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The NSW Public Service recruits employees based on merit. This means assessors will select the person best suited to the requirements of a role, and the needs of the organisation, from a field of applicants.
You need to give your job application careful thought and put in time and effort to write an application that will be seriously considered.
The Public Service Commission has information on its website which details the application assessment process.
Preparation is an important first step in your job application process.
- Download all available information, including the role description.
- Read the job ad and the role description thoroughly to build your understanding of the role and to get a feel for the type of work done by the agency.
- If you have any questions, call the contact person listed on the job ad. Talking to the contact person may give you a better understanding of the role, whether it is right for you and what to emphasise in your application. (Remember - first impressions count and employers will be building a profile of each applicant. Be professional. Treat the conversation like an interview).
THE ROLE DESCRIPTION contains vital information about the job including its main purpose, key accountabilities, challenges, relationships and its focus capabilities.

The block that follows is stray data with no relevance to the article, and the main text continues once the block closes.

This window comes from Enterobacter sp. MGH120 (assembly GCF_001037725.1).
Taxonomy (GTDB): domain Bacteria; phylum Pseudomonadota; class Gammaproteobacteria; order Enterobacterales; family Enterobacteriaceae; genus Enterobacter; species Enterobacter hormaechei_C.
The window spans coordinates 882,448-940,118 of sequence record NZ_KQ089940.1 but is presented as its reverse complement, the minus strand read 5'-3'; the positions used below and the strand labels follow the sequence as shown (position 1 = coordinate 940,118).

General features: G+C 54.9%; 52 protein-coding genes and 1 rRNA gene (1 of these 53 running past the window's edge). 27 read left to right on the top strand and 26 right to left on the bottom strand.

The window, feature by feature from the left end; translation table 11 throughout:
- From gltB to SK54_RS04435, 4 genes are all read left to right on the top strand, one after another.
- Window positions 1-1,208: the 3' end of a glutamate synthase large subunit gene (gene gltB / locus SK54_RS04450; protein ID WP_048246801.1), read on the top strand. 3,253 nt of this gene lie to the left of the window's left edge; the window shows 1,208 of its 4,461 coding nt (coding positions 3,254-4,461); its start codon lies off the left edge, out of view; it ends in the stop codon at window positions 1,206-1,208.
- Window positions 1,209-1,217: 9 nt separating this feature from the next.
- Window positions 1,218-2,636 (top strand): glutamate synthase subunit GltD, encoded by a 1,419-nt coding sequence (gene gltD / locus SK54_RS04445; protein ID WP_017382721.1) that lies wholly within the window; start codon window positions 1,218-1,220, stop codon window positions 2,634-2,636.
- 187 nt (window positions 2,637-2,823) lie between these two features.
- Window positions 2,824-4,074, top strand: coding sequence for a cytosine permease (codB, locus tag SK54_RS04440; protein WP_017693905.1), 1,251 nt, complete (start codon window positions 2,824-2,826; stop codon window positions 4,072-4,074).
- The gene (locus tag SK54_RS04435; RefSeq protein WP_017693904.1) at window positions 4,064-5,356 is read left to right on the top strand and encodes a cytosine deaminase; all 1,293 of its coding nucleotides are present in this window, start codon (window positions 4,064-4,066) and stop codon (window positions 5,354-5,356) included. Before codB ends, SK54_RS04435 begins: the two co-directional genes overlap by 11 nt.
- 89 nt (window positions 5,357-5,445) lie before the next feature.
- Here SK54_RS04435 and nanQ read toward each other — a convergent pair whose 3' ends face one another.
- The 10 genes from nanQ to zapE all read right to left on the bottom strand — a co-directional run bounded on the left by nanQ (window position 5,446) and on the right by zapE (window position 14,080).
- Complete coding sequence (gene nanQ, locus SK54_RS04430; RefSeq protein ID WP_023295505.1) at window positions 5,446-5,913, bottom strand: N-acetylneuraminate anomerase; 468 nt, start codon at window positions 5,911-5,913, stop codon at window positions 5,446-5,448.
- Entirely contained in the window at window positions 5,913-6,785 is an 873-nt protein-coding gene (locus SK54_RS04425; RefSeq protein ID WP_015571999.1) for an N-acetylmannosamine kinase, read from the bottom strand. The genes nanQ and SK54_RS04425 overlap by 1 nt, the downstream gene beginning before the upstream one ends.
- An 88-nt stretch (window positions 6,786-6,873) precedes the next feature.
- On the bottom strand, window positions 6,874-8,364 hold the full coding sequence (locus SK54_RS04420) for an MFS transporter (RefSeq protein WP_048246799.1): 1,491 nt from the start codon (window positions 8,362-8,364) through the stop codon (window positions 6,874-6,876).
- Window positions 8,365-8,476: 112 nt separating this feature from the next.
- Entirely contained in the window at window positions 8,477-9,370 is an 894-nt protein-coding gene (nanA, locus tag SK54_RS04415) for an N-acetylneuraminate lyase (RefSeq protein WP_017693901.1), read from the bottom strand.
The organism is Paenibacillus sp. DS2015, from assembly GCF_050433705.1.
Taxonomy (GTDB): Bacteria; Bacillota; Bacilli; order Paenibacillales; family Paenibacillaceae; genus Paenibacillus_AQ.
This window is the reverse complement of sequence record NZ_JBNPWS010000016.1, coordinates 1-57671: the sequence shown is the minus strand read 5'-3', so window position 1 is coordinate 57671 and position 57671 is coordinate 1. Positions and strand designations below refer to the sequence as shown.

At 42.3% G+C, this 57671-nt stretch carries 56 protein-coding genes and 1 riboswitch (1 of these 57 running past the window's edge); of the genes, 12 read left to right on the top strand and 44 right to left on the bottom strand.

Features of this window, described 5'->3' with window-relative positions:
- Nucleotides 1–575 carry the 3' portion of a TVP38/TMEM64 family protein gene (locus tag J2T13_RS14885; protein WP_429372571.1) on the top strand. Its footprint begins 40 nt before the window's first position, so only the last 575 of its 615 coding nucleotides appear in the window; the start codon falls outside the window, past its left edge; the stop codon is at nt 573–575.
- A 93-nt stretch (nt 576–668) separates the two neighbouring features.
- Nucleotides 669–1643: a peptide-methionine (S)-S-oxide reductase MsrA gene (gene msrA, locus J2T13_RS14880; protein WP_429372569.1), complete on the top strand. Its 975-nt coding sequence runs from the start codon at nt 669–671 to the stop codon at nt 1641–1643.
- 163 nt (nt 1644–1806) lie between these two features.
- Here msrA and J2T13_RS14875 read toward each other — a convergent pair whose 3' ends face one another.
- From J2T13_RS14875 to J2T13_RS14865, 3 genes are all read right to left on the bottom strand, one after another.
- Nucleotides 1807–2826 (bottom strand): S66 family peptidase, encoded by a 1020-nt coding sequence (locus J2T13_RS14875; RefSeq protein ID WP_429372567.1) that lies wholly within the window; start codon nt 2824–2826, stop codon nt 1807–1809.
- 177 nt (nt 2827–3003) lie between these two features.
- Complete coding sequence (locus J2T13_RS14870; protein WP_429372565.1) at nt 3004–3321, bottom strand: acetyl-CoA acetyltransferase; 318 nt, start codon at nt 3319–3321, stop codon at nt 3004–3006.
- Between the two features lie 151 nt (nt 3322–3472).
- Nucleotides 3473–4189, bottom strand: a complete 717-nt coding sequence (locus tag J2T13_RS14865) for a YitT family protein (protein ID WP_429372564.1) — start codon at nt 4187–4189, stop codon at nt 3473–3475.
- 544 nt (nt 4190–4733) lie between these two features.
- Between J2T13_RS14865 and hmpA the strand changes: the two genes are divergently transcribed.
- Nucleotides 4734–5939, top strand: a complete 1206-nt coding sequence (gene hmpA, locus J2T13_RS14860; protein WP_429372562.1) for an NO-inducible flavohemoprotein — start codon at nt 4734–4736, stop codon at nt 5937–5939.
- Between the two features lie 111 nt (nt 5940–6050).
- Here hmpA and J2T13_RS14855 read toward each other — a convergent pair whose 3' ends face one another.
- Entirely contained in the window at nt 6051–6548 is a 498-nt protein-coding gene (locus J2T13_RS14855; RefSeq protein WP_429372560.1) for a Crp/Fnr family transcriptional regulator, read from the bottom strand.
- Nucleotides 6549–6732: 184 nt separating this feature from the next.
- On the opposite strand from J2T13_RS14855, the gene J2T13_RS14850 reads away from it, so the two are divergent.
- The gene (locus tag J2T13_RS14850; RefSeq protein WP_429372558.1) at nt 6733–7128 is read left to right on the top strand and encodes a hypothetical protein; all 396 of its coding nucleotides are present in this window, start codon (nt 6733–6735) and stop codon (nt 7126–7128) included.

It is used by the assessors in reviewing your application and deciding whether you should proceed to the assessment stage.
An application usually consists of the following:
- cover letter
- resume (also known as a curriculum vitae or CV)
- short response to one or two targeted questions.
Your entire application will need to be uploaded into an online form and submitted via the I Work for NSW website. The form will also ask you to enter other information including personal details, diversity information, work experience, education and details of referees.
When drafting your application you need to show how your capabilities, knowledge and experience are relevant to the job you are applying for. Provide examples of your accomplishments and work ethic and relate these to the requirements of the job you are applying for. Do not assume that the hiring manager will understand acronyms or military terms in your applications. Be sure to translate these in your application.
Using a structure to write your application such as STAR (Situation, Task, Action, Result) or SAO (Situation, Action, Outcome) will help you to highlight specific achievements.
Remember to always check spelling, punctuation and grammar before submitting your application.
The STAR model is the preferred way of presenting information, both in your written application and interviews.
S – Situation – Set the context by describing the circumstance where you used the skills or qualities and gained the experience.
T – Task - What was your role? It is important to note you want to focus on your role and what you did - not what your team did.
A – Actions – What did you do and how did you do it? What hurdles did you overcome? Again remember to focus on you, not your team.
R – Results – What did you achieve? What was the end result and how does it relate to the position you are applying for?